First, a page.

Using behaviour trends to predict the future
Customer behaviour tends to change more quickly than businesses can adapt. Short term fads are only truly exploited by the most nimble organisations, while evolving long term habits usually tend to favour those who identify the opportunity early (see Chapter 6).
Organisations such as Forrester and Gartner commission and publish studies into, amongst other things, customer and technology trends.
But you can give yourself a competitive advantage by using your own data to find patterns that help you take a different direction before everyone else. For example, you can monitor:
- Social media
- Competitor behaviour
- Keyword searches via Google Analytics
- Technology trends
The latter can be important if your products are technology related, or if the way you do business is impacted by technology. An interesting way of looking at technology usage is the Technology Adoption S Curve, which describes the phases different innovation go through from their inception to becoming widely adopted.
Often an otherwise promising idea withers on the vine unless someone comes up with the killer application or implementation that propels that technology from being a clever idea, to achieving mass market popularity.
The commonly-used example of this killer application, included in the linked article above, was the cassette tape. Philips invented the compact cassette as an alternative to vinyl and 8-tracks, but it wasn’t until Sony’s introduction of the Walkman that cassettes finally took off.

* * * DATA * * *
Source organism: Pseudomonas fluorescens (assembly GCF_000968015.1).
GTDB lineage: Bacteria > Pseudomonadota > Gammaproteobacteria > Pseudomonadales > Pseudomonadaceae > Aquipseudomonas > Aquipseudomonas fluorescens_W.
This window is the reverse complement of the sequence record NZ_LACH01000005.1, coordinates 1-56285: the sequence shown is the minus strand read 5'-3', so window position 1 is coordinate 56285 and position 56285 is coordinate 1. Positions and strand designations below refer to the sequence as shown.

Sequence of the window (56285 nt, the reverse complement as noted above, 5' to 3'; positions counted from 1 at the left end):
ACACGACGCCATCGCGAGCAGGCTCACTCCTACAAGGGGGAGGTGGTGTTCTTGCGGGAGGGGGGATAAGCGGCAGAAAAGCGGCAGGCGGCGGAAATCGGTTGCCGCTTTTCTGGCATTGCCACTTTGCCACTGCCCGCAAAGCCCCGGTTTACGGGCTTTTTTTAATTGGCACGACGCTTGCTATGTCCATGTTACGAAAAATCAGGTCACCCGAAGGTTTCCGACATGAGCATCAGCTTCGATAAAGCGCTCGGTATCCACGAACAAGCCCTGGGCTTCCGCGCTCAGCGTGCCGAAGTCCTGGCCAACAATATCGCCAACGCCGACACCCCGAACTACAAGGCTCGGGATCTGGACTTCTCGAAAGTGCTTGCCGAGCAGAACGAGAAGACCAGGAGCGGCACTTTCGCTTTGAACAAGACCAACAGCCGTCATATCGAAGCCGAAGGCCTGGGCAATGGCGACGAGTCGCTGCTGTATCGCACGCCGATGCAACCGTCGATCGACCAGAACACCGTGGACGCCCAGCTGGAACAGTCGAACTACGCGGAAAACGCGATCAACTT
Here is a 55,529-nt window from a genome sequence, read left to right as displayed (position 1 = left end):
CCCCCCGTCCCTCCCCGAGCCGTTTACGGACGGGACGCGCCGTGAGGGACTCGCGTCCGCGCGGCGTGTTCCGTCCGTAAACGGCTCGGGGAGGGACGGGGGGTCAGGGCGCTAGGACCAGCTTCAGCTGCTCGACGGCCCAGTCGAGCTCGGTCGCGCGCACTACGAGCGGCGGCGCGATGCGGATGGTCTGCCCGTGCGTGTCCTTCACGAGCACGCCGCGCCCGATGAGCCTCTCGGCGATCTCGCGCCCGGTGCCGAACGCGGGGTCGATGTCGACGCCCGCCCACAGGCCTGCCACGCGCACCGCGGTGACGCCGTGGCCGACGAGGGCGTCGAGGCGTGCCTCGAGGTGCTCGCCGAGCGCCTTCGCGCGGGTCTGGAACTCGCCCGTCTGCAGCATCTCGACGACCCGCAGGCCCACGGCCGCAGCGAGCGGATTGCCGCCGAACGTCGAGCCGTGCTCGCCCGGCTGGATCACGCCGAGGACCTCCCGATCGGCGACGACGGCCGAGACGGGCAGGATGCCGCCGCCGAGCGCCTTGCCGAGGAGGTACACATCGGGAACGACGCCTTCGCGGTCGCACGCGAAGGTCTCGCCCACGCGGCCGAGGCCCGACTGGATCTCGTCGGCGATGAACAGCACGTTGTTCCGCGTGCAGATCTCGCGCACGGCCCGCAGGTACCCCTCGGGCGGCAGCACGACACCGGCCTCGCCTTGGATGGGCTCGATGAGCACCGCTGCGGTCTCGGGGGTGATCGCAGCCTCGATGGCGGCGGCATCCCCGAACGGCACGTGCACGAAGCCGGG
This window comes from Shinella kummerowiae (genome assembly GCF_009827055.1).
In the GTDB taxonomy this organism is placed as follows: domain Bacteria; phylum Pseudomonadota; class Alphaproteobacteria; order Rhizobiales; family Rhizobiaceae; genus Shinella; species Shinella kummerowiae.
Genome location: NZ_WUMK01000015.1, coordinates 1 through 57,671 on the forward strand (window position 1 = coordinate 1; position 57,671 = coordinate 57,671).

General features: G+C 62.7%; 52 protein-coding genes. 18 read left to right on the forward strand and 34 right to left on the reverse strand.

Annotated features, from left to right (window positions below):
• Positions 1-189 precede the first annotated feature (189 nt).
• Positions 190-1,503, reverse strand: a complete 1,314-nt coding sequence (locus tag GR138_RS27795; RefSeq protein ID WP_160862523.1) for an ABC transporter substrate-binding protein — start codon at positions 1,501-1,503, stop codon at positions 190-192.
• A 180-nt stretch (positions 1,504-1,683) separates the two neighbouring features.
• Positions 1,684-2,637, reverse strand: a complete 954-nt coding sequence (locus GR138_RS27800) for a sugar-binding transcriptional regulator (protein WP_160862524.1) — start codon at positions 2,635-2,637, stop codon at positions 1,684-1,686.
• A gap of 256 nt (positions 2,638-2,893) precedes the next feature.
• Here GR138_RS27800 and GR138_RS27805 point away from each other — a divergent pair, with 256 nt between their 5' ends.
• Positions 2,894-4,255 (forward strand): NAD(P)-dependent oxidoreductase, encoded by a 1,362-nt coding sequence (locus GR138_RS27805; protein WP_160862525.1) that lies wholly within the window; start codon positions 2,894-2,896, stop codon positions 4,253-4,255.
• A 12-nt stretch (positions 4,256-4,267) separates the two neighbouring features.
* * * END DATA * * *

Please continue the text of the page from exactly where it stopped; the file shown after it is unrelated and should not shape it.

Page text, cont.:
A simpler example of exploiting new technologies is adoption of contactless payment, which make it easier for any kind of business, from market traders, to street fundraisers, to complete financial transactions. Keeping an eye on technology adoption could give you the advantage you seek in either your current marketplace, or your Blue Ocean.
Marketing for success
Building something doesn’t necessarily mean people will come. Marketing is as crucial today as it has always been, but times have changed.
Whereas traditional media offers limited opportunities to target your marketing spend, digital marketing can be much more relevant and personal.
As long as you understand your target market, you can buy ad views in places you know they will see them, and the message can be tailored towards them. While more people might see your TV spot if its placed during an episode of Coronation Street, a well-targeted Facebook ad may reach more of the right people, for far less expense.
As a bonus, digital marketing also allows you to understand the success of your spend much more accurately, as well implemented attribution can track a customer all the way to purchase, and beyond.
Delivering for customer satisfaction
Finally, and perhaps most importantly, the success of your business relies on how satisfied your customers are with your products and services.
This loops us back round to being market oriented. An understanding of your audiences’ needs and behaviour contributes to how you design your entire customer experience.
Customer surveys carried out by follow-up email, and consumer review services such as Trust Pilot not only help you understand satisfaction with your products, but also generate positive influence for new customers choosing their next purchase.